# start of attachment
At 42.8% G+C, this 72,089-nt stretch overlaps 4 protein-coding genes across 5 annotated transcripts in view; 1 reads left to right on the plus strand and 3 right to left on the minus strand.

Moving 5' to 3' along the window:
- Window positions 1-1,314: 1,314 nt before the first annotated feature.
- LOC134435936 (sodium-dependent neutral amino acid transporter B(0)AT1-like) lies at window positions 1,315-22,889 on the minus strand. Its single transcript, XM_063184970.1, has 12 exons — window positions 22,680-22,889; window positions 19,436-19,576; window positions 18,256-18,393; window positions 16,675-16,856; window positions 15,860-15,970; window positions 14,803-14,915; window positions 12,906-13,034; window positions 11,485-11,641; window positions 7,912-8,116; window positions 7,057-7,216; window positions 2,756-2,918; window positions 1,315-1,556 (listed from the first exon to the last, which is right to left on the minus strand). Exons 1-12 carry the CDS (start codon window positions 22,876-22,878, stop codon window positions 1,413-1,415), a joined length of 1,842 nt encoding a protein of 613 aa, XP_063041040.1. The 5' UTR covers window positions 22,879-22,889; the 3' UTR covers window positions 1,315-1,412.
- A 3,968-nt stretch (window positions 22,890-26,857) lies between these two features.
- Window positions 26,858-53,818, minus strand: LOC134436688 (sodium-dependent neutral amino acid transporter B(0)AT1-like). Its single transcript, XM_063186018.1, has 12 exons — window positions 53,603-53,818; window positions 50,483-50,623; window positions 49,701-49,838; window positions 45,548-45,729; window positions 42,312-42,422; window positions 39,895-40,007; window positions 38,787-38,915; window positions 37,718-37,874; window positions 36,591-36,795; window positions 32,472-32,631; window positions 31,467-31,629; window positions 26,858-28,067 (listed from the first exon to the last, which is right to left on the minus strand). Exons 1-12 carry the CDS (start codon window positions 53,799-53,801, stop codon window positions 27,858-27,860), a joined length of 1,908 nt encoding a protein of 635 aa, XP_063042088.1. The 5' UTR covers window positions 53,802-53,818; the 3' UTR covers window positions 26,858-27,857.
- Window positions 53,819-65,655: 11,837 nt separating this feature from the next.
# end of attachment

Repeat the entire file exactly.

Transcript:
At 42.8% G+C, this 72,089-nt stretch overlaps 4 protein-coding genes across 5 annotated transcripts in view; 1 reads left to right on the plus strand and 3 right to left on the minus strand.

Moving 5' to 3' along the window:
- Window positions 1-1,314: 1,314 nt before the first annotated feature.
- LOC134435936 (sodium-dependent neutral amino acid transporter B(0)AT1-like) lies at window positions 1,315-22,889 on the minus strand. Its single transcript, XM_063184970.1, has 12 exons — window positions 22,680-22,889; window positions 19,436-19,576; window positions 18,256-18,393; window positions 16,675-16,856; window positions 15,860-15,970; window positions 14,803-14,915; window positions 12,906-13,034; window positions 11,485-11,641; window positions 7,912-8,116; window positions 7,057-7,216; window positions 2,756-2,918; window positions 1,315-1,556 (listed from the first exon to the last, which is right to left on the minus strand). Exons 1-12 carry the CDS (start codon window positions 22,876-22,878, stop codon window positions 1,413-1,415), a joined length of 1,842 nt encoding a protein of 613 aa, XP_063041040.1. The 5' UTR covers window positions 22,879-22,889; the 3' UTR covers window positions 1,315-1,412.
- A 3,968-nt stretch (window positions 22,890-26,857) lies between these two features.
- Window positions 26,858-53,818, minus strand: LOC134436688 (sodium-dependent neutral amino acid transporter B(0)AT1-like). Its single transcript, XM_063186018.1, has 12 exons — window positions 53,603-53,818; window positions 50,483-50,623; window positions 49,701-49,838; window positions 45,548-45,729; window positions 42,312-42,422; window positions 39,895-40,007; window positions 38,787-38,915; window positions 37,718-37,874; window positions 36,591-36,795; window positions 32,472-32,631; window positions 31,467-31,629; window positions 26,858-28,067 (listed from the first exon to the last, which is right to left on the minus strand). Exons 1-12 carry the CDS (start codon window positions 53,799-53,801, stop codon window positions 27,858-27,860), a joined length of 1,908 nt encoding a protein of 635 aa, XP_063042088.1. The 5' UTR covers window positions 53,802-53,818; the 3' UTR covers window positions 26,858-27,857.
- Window positions 53,819-65,655: 11,837 nt separating this feature from the next.